I've been using basic mice for a long time but have been thinking of moving either to an ergonomic mouse or trackball. Trackballs seem like they may be better for me, but it seems like manufacturers have neglected the trackball market for a long time and there aren't that many good options available. Something like the Evoluent vertical mouse looks interesting as well. So what exotic pointing device do you use, and why do you like it or not like it?

I ended up going the trackball route and chose the Logitech Cordless Optical Trackman:

Optical Trackman

It was the closest thing I could find to the physical form factor of the Microsoft Intellimouse Trackball Explorer, which was the best reviewed trackball I found in my search, but is no longer manufactured (though for a few hundred bucks you can get old ones on Ebay):

Old MS trackball

I would have preferred a USB wired version but the only one Logitech makes in this form is cordless, with a huge wireless USB dongle. Actually, this trackball doesn't even show up on Logitech's site anymore, I wonder if they are discontinuing it. It's available at Office Depot and Staples as I write this, I've had mine for several months now.

The reasons I chose the trackball, and this one in particular, were:

  1. Similar physical layout to the Microsoft model I mentioned. That MS trackball has legions of rabid fans online and they will spend hundreds of dollars to replace their dead Intellimouse Trackball with a new one. I didn't find any currently-available trackball with as dedicated a fan base.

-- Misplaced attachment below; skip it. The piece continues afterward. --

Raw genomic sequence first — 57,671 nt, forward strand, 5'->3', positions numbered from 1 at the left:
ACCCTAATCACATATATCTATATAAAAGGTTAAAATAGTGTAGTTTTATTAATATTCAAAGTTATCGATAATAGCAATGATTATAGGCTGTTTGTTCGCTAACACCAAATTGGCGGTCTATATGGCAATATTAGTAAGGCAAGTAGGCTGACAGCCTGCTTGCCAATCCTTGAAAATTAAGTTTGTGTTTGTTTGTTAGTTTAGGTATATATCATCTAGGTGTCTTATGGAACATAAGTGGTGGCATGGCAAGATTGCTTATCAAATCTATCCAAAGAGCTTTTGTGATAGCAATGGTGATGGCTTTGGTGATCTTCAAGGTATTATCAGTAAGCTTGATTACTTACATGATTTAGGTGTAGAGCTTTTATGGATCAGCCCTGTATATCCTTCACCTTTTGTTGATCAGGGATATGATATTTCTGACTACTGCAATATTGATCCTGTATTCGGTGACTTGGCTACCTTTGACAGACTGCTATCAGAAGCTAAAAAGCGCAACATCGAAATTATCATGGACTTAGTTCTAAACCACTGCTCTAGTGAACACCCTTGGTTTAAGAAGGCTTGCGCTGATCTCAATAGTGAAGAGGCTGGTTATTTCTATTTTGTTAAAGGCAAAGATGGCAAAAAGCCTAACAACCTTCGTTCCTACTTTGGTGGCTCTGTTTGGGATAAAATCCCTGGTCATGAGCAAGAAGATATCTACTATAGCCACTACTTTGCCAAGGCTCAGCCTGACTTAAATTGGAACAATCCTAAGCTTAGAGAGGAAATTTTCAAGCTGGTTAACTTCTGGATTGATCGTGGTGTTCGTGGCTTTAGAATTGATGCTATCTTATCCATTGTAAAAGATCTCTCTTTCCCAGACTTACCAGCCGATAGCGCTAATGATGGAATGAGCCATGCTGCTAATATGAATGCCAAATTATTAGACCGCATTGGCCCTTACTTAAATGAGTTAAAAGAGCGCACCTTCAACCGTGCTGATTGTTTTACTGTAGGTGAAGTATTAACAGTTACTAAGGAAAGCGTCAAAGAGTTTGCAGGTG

2. It requires no more desk space than the unit itself occupies, unlike a mouse which needs a mousepad. This also means that if I'm digitizing something big, I never run out of mousepad and have to pick up a mouse, move it, and put it back down again, which can be a pain and cause errors.

  3. Very little force is required to get the ball/pointer moving, much less than getting a mouse to move on a mousepad. It makes fine pointer movements a lot easier.

  4. This particular one has the ball mounted on the top, unlike the Logitech jvangeld has, or the M570, another Logitech trackball. Both of those require you to use your thumb to move the ball, which seemed to me like it would get more tiring over time and also that finer movements would be harder than with the ball on top (where I can use 3 fingers to move it).

  5. It has 5 extra buttons beyond Left/Middle/Right mouse buttons, those can be programmed to do whatever using the included software (or AutoHotKey).

A few Cons I've noticed:

  1. The small pegs that keep the ball centered in its socket need to be cleaned regularly. I've been doing it only when I noticed the wheel not rolling as freely but it should probably be done once a week at least. It seems like those pegs are going to wear out long before anything else does.

  2. The mouse wheel's scrolling action is a bit stiff, so is the left mouse button.

  3. It's apparently an old model and the USB wireless dongle is very big: several feet of cord with a dongle about 3" square on the end of it. It's not travel-friendly.

  • 1
    Are you looking for a new pointing device or are you just asking people's opinion's on what they like? The former would need a criteria for the device that you want. The latter would deal more with opinion and would serve the community better as a wiki.
    – R.K.
    Feb 10, 2012 at 3:28
  • I'd love to just use my hands :]
    – radek
    Mar 29, 2012 at 12:35
  • converted to edit and not community wiki, based on original user's request.
    – Mapperz
    Jan 28, 2013 at 21:17
  • there is no community wiki status on the entire question or answers now, refresh your browser.
    – Mapperz